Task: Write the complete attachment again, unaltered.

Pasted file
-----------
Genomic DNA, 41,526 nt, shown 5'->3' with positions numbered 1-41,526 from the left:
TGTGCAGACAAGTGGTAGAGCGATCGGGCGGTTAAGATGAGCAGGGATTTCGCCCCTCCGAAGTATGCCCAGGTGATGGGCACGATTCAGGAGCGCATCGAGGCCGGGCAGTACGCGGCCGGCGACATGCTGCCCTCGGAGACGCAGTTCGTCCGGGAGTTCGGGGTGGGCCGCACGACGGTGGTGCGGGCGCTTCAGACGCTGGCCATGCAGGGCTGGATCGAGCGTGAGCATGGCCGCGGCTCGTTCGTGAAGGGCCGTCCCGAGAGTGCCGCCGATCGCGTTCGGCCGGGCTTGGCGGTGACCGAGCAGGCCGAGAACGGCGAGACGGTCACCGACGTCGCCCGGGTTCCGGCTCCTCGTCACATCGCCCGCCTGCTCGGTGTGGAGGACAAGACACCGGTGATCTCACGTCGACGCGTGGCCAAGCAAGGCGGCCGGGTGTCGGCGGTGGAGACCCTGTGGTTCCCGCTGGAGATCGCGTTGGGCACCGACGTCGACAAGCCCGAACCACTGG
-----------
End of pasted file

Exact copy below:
Genomic DNA, 41,526 nt, shown 5'->3' with positions numbered 1-41,526 from the left:
TGTGCAGACAAGTGGTAGAGCGATCGGGCGGTTAAGATGAGCAGGGATTTCGCCCCTCCGAAGTATGCCCAGGTGATGGGCACGATTCAGGAGCGCATCGAGGCCGGGCAGTACGCGGCCGGCGACATGCTGCCCTCGGAGACGCAGTTCGTCCGGGAGTTCGGGGTGGGCCGCACGACGGTGGTGCGGGCGCTTCAGACGCTGGCCATGCAGGGCTGGATCGAGCGTGAGCATGGCCGCGGCTCGTTCGTGAAGGGCCGTCCCGAGAGTGCCGCCGATCGCGTTCGGCCGGGCTTGGCGGTGACCGAGCAGGCCGAGAACGGCGAGACGGTCACCGACGTCGCCCGGGTTCCGGCTCCTCGTCACATCGCCCGCCTGCTCGGTGTGGAGGACAAGACACCGGTGATCTCACGTCGACGCGTGGCCAAGCAAGGCGGCCGGGTGTCGGCGGTGGAGACCCTGTGGTTCCCGCTGGAGATCGCGTTGGGCACCGACGTCGACAAGCCCGAACCACTGG